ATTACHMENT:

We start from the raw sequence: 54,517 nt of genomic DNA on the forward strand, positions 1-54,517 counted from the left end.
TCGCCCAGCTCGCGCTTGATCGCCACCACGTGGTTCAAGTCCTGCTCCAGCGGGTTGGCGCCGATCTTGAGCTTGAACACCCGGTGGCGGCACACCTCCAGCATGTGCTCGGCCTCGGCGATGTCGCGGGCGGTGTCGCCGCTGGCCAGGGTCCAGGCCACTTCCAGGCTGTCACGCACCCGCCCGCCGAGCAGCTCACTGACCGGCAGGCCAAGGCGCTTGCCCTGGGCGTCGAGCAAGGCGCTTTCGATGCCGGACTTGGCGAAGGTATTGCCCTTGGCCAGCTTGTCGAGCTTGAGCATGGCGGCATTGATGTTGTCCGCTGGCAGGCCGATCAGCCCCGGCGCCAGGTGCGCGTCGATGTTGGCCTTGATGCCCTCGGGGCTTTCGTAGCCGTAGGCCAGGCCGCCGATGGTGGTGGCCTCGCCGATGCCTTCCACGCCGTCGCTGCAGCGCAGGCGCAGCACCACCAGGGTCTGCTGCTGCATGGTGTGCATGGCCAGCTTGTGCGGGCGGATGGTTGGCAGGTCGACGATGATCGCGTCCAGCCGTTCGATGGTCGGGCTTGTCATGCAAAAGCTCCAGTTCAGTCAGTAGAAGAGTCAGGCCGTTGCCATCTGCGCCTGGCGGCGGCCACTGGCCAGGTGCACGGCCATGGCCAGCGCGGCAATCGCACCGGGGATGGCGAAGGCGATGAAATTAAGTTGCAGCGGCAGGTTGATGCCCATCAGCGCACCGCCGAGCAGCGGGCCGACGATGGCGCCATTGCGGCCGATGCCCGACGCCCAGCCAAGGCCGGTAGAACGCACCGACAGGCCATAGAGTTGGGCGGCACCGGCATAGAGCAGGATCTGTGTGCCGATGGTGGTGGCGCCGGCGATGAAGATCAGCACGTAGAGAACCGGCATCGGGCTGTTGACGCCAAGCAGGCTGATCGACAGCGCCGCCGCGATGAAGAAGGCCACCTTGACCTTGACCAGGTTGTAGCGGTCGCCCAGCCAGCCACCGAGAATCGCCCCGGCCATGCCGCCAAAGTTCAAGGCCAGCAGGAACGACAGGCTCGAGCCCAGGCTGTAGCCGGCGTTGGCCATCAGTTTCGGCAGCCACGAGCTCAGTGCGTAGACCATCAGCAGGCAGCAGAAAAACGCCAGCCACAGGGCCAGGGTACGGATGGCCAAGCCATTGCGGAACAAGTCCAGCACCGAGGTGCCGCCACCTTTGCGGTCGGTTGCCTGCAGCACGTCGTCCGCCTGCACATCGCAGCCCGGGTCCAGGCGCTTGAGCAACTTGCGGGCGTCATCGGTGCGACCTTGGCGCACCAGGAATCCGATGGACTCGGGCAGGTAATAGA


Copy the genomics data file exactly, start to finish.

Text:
We start from the raw sequence: 54,517 nt of genomic DNA on the forward strand, positions 1-54,517 counted from the left end.
TCGCCCAGCTCGCGCTTGATCGCCACCACGTGGTTCAAGTCCTGCTCCAGCGGGTTGGCGCCGATCTTGAGCTTGAACACCCGGTGGCGGCACACCTCCAGCATGTGCTCGGCCTCGGCGATGTCGCGGGCGGTGTCGCCGCTGGCCAGGGTCCAGGCCACTTCCAGGCTGTCACGCACCCGCCCGCCGAGCAGCTCACTGACCGGCAGGCCAAGGCGCTTGCCCTGGGCGTCGAGCAAGGCGCTTTCGATGCCGGACTTGGCGAAGGTATTGCCCTTGGCCAGCTTGTCGAGCTTGAGCATGGCGGCATTGATGTTGTCCGCTGGCAGGCCGATCAGCCCCGGCGCCAGGTGCGCGTCGATGTTGGCCTTGATGCCCTCGGGGCTTTCGTAGCCGTAGGCCAGGCCGCCGATGGTGGTGGCCTCGCCGATGCCTTCCACGCCGTCGCTGCAGCGCAGGCGCAGCACCACCAGGGTCTGCTGCTGCATGGTGTGCATGGCCAGCTTGTGCGGGCGGATGGTTGGCAGGTCGACGATGATCGCGTCCAGCCGTTCGATGGTCGGGCTTGTCATGCAAAAGCTCCAGTTCAGTCAGTAGAAGAGTCAGGCCGTTGCCATCTGCGCCTGGCGGCGGCCACTGGCCAGGTGCACGGCCATGGCCAGCGCGGCAATCGCACCGGGGATGGCGAAGGCGATGAAATTAAGTTGCAGCGGCAGGTTGATGCCCATCAGCGCACCGCCGAGCAGCGGGCCGACGATGGCGCCATTGCGGCCGATGCCCGACGCCCAGCCAAGGCCGGTAGAACGCACCGACAGGCCATAGAGTTGGGCGGCACCGGCATAGAGCAGGATCTGTGTGCCGATGGTGGTGGCGCCGGCGATGAAGATCAGCACGTAGAGAACCGGCATCGGGCTGTTGACGCCAAGCAGGCTGATCGACAGCGCCGCCGCGATGAAGAAGGCCACCTTGACCTTGACCAGGTTGTAGCGGTCGCCCAGCCAGCCACCGAGAATCGCCCCGGCCATGCCGCCAAAGTTCAAGGCCAGCAGGAACGACAGGCTCGAGCCCAGGCTGTAGCCGGCGTTGGCCATCAGTTTCGGCAGCCACGAGCTCAGTGCGTAGACCATCAGCAGGCAGCAGAAAAACGCCAGCCACAGGGCCAGGGTACGGATGGCCAAGCCATTGCGGAACAAGTCCAGCACCGAGGTGCCGCCACCTTTGCGGTCGGTTGCCTGCAGCACGTCGTCCGCCTGCACATCGCAGCCCGGGTCCAGGCGCTTGAGCAACTTGCGGGCGTCATCGGTGCGACCTTGGCGCACCAGGAATCCGATGGACTCGGGCAGGTAATAGA